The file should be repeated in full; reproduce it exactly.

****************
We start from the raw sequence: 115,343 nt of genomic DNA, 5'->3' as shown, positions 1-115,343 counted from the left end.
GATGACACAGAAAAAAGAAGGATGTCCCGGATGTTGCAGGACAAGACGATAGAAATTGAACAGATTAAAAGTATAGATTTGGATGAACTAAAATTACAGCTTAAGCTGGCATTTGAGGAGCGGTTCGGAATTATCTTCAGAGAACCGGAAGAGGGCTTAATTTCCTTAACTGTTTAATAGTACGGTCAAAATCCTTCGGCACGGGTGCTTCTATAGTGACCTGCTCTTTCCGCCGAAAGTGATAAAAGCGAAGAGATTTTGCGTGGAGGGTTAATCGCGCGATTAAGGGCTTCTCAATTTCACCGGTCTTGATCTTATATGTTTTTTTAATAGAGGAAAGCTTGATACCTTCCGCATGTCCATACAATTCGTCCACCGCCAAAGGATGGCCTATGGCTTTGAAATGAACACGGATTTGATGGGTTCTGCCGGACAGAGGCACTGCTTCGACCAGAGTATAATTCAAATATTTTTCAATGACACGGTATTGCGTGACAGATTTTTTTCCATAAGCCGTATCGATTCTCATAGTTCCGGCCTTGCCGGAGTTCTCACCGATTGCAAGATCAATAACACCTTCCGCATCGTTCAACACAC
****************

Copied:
We start from the raw sequence: 115,343 nt of genomic DNA, 5'->3' as shown, positions 1-115,343 counted from the left end.
GATGACACAGAAAAAAGAAGGATGTCCCGGATGTTGCAGGACAAGACGATAGAAATTGAACAGATTAAAAGTATAGATTTGGATGAACTAAAATTACAGCTTAAGCTGGCATTTGAGGAGCGGTTCGGAATTATCTTCAGAGAACCGGAAGAGGGCTTAATTTCCTTAACTGTTTAATAGTACGGTCAAAATCCTTCGGCACGGGTGCTTCTATAGTGACCTGCTCTTTCCGCCGAAAGTGATAAAAGCGAAGAGATTTTGCGTGGAGGGTTAATCGCGCGATTAAGGGCTTCTCAATTTCACCGGTCTTGATCTTATATGTTTTTTTAATAGAGGAAAGCTTGATACCTTCCGCATGTCCATACAATTCGTCCACCGCCAAAGGATGGCCTATGGCTTTGAAATGAACACGGATTTGATGGGTTCTGCCGGACAGAGGCACTGCTTCGACCAGAGTATAATTCAAATATTTTTCAATGACACGGTATTGCGTGACAGATTTTTTTCCATAAGCCGTATCGATTCTCATAGTTCCGGCCTTGCCGGAGTTCTCACCGATTGCAAGATCAATAACACCTTCCGCATCGTTCAACACAC